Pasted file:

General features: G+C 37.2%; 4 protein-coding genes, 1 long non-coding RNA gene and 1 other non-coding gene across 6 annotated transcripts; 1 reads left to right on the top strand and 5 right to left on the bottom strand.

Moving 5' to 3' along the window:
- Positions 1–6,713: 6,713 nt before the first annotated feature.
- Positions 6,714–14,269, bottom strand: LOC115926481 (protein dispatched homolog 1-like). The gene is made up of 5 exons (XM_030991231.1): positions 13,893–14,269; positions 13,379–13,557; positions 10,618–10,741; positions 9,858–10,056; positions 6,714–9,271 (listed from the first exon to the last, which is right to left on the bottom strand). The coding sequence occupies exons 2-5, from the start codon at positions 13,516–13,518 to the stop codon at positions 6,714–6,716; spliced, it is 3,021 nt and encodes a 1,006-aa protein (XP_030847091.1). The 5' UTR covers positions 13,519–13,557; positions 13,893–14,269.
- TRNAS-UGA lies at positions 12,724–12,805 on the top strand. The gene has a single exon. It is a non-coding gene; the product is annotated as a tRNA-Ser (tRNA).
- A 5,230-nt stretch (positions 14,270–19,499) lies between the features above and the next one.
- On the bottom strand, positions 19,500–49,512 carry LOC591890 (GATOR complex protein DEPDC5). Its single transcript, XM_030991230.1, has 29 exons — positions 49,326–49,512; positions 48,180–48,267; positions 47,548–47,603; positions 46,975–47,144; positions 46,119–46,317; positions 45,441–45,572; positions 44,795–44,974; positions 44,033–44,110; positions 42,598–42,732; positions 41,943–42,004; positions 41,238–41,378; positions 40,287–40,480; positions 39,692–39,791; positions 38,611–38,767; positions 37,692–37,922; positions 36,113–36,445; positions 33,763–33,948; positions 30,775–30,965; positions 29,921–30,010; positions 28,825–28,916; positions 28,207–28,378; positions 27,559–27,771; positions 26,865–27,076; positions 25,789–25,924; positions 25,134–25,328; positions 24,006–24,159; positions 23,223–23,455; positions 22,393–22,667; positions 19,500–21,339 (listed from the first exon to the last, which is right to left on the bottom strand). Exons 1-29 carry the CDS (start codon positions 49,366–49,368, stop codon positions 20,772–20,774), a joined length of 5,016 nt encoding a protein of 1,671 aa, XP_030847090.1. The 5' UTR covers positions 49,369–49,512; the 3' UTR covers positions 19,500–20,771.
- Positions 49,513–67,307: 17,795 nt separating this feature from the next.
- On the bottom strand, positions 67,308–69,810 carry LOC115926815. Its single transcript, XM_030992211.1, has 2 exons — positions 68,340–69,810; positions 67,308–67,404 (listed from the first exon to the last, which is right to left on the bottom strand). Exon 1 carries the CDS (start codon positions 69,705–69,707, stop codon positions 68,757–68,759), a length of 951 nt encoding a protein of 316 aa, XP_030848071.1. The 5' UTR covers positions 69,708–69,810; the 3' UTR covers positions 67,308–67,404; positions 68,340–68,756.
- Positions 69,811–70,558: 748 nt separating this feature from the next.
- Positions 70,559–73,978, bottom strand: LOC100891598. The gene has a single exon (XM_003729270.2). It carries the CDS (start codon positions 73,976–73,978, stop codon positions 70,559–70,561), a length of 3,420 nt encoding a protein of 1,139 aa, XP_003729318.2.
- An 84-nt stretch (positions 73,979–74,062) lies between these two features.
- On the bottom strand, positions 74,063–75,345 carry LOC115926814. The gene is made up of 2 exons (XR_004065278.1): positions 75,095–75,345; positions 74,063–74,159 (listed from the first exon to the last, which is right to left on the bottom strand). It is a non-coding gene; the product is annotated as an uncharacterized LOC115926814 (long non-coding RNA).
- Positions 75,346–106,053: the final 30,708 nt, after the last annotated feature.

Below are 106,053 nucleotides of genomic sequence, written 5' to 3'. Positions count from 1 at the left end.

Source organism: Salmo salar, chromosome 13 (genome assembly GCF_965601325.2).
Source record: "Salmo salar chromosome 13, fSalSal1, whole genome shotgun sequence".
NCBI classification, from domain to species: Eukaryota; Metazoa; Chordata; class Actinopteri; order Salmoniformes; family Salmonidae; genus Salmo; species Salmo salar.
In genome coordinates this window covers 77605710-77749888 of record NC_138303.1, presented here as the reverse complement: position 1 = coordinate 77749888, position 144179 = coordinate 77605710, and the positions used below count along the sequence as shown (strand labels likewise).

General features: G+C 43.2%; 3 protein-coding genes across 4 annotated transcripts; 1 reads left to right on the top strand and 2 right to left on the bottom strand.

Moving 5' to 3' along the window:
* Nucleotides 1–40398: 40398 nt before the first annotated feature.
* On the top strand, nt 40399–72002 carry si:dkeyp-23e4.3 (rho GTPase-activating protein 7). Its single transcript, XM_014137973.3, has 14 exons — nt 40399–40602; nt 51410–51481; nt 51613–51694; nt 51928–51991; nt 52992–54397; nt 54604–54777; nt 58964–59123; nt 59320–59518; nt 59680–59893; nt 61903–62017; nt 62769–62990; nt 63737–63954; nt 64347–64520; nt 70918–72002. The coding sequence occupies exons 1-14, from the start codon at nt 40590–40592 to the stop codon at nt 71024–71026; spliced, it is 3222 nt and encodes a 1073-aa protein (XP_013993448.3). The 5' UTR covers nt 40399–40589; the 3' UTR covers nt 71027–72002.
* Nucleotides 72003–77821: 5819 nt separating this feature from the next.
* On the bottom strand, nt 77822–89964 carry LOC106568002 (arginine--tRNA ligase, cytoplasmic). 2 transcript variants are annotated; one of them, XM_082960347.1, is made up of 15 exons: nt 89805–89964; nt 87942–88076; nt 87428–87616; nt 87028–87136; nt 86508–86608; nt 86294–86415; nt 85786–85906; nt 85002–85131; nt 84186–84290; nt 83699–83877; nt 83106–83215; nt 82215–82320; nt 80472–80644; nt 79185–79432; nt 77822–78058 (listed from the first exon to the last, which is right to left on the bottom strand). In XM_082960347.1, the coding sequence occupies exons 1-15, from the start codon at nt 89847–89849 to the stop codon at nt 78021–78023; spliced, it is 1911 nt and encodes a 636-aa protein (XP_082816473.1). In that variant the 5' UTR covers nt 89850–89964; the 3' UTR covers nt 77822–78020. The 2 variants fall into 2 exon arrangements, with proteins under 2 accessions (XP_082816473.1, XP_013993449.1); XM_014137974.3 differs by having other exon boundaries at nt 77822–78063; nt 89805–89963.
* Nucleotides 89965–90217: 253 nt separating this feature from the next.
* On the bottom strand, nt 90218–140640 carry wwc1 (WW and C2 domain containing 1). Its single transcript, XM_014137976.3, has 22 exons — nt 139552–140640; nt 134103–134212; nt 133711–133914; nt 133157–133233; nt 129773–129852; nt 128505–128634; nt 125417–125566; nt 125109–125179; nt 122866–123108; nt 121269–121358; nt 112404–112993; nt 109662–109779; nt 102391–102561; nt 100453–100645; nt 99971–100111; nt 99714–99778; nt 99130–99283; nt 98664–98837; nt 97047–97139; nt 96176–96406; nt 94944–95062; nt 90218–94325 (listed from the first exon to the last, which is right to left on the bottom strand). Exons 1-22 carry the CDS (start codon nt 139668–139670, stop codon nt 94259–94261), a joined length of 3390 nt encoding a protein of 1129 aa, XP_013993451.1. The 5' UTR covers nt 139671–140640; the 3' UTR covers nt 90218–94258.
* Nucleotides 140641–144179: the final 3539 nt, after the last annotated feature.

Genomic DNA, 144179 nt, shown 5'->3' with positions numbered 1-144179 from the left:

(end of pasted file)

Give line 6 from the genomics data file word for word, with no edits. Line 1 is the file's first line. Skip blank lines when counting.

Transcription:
- A 5,230-nt stretch (positions 14,270–19,499) lies between the features above and the next one.